How Do I Gain Admission To A Building Degree?

Building degrees are no exception to general admission policies depending on the degree level you’re pursuing.

Starting with the lowest higher education degree level, associates degree programs often offer open enrollment. This doesn’t mean that you can just show up, but that they admit all applicants that meet certain prerequisites.

Typically those prerequisites include a satisfactory completion of an application packet as well as the submission of transcripts to show graduation from high school.
At the bachelor’s level, there’s greater variability in what is expected of successful applicants. Some schools have open admission policies similar to many community colleges, while others are quite competitive in their application process.

Common components required for admission to bachelor’s-level building degrees include the submission of a Federal financial aid application (FAFSA), a standardized college admission test score (ACT or SAT), transcripts, as well as the filling out of an application packet. Transcripts are used to determine that you did indeed graduate from a high school, and that you have achieved a minimum GPA requirement. Most commonly, schools require students to have gotten at or above a 2.5 or 3.0 GPA. The most competitive programs may require as high as a 3.75 GPA for admissions.

Master’s-level building programs typically require GRE test results, proof that you’ve made arrangements for paying for the program, transcripts, and resumes. Transcripts are used to determine that you are a graduate of a regionally accredited undergraduate institution. Resumes are often used to fulfill work requirements and to provide information that may not have surfaced elsewhere in the application. At the graduate level, students may take out up to the full cost of attendance in Federal student loans. Other common payment routes include employer pay and self pay.

Two noteworthy differences are that construction management master’s degrees typically require GRE scores for admissions. And architecture bachelor’s degrees may require additional application measures as they are often competitive and intensive courses of study.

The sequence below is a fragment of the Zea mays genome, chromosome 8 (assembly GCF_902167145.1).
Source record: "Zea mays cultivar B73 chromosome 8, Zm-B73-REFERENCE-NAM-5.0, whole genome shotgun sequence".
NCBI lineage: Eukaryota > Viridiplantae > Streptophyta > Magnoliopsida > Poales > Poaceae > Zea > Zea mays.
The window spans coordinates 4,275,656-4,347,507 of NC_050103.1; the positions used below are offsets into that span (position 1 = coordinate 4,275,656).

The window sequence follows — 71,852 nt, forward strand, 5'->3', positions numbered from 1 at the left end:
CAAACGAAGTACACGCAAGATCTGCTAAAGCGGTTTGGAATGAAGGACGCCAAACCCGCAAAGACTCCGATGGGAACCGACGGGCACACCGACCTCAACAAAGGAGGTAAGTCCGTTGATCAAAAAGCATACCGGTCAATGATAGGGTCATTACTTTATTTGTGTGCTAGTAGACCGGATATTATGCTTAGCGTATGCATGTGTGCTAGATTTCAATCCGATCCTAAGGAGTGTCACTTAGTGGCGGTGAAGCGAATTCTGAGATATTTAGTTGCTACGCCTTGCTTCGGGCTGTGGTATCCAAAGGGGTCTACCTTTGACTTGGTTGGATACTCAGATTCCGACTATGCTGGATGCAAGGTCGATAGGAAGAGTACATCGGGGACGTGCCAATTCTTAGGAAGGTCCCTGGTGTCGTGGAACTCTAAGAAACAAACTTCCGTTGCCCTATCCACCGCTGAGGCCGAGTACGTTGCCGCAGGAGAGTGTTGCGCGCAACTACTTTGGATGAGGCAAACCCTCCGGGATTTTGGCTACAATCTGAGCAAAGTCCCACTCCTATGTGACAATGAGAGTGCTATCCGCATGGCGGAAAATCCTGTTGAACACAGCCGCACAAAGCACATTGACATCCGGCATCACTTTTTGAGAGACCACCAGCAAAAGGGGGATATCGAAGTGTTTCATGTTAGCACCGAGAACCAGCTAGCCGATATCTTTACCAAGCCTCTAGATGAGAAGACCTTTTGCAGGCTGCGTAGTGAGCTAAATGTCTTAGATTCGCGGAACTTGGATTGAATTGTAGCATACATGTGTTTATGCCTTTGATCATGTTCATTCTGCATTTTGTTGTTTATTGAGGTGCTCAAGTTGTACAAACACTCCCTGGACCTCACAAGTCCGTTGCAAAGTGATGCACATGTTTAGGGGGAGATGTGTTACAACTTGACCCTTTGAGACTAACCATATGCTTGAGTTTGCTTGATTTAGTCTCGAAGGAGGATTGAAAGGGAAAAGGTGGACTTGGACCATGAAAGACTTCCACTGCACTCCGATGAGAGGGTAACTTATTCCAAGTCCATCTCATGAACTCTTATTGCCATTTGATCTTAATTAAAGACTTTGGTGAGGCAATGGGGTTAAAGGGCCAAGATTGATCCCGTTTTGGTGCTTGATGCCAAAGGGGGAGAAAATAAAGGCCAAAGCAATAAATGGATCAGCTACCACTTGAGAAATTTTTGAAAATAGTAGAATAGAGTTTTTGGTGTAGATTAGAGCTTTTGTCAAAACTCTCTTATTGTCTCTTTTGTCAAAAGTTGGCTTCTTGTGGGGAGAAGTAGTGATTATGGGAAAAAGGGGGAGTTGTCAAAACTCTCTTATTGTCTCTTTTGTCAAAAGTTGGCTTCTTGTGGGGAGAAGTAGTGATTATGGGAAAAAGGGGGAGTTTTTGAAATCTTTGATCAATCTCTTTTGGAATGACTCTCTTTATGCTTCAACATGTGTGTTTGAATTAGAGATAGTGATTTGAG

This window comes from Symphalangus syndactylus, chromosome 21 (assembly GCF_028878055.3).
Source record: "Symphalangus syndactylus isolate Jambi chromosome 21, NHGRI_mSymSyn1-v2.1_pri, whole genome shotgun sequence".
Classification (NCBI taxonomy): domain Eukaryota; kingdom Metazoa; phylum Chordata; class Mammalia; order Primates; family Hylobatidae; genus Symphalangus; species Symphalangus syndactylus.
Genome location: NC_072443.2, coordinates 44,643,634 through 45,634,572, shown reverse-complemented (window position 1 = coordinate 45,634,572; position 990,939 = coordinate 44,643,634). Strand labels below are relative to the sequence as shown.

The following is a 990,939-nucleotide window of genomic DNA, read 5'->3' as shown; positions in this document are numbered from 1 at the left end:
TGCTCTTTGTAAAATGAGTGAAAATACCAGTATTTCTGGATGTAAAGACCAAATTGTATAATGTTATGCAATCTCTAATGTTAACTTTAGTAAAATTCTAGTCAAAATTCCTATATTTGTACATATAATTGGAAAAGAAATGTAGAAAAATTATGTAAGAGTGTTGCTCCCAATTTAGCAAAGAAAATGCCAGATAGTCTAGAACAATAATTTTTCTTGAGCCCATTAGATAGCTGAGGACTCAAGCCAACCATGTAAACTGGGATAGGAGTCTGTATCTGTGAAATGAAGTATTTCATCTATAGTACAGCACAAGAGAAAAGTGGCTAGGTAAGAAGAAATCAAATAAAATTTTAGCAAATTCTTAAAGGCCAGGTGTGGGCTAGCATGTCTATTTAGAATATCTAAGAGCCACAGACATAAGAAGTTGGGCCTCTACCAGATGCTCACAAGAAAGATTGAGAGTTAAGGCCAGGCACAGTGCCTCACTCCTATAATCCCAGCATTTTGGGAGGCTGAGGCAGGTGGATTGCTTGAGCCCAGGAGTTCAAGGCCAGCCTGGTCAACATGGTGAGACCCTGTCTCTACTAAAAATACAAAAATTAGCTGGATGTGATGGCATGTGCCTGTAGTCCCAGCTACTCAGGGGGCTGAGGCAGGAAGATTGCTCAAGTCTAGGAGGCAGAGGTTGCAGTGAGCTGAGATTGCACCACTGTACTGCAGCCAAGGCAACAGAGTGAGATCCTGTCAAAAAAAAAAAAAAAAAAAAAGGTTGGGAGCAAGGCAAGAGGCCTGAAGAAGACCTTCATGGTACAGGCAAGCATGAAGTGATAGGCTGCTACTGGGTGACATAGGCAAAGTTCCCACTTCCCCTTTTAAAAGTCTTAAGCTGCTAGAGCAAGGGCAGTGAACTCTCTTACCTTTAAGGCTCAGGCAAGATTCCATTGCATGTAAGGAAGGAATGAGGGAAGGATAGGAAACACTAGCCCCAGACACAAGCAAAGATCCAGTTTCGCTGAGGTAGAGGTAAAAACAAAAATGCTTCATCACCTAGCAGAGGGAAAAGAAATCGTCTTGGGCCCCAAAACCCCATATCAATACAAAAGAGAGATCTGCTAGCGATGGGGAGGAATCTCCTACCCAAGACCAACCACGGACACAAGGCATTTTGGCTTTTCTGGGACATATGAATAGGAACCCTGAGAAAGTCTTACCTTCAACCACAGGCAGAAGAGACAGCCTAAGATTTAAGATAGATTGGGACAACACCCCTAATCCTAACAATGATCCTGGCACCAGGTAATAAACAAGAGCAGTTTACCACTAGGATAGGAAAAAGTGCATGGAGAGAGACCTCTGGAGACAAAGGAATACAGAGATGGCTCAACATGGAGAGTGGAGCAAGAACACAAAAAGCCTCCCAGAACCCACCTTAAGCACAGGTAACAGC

Think you may be interested in a building degree? Be sure to check out some of our related content including rankings of the best building degree programs out there.

What Can I Do With a Building Degree?

Finally, what you’ve been waiting for. Well, the short answer is that building degrees can take you into many roles (particularly when coupled with experience). There are many construction firm owners that hold associates degrees in building technology. There are small business owners that are architects, and there are highly sought after construction technologists.

Particularly in an expanding economy, real estate and development opportunities are all over the place.

Some of the most common roles include:

      • Building Science Engineer
      • Civil Engineer
      • Construction Technologist
      • Site Supervisor
      • Architect
      • Drafters
      • Real Estate Developer
      • And Cost Estimator

Working our way down the list, building science engineers (also called construction engineers) are generally civil engineers that actually oversee construction work. While some civil engineers oversee plans from their home office, construction engineers are commonly “on the ground” and helping to oversee some of the most crucial structural aspects of building roads, bridges, and buildings.

The average salary for building science engineers is currently close to $90,000. Though many construction engineers may eventually go out and start their own consulting businesses to bring in much more money.

Civil Engineers are one of the most common types of engineers and are involved with nearly every construction type. In particular, infrastructure projects are within the purview of civil engineers including dams, harbors, bridges, roads, as well as large buildings that need to be able to withstand a variety of natural events.
Job duties of civil engineers include performing feasibility and technical studies, the management of budgets, overseeing construction projects, legal compliance, utilizing a range of advanced software for design and calculations, ordering materials, and generally being the “expert” for building projects.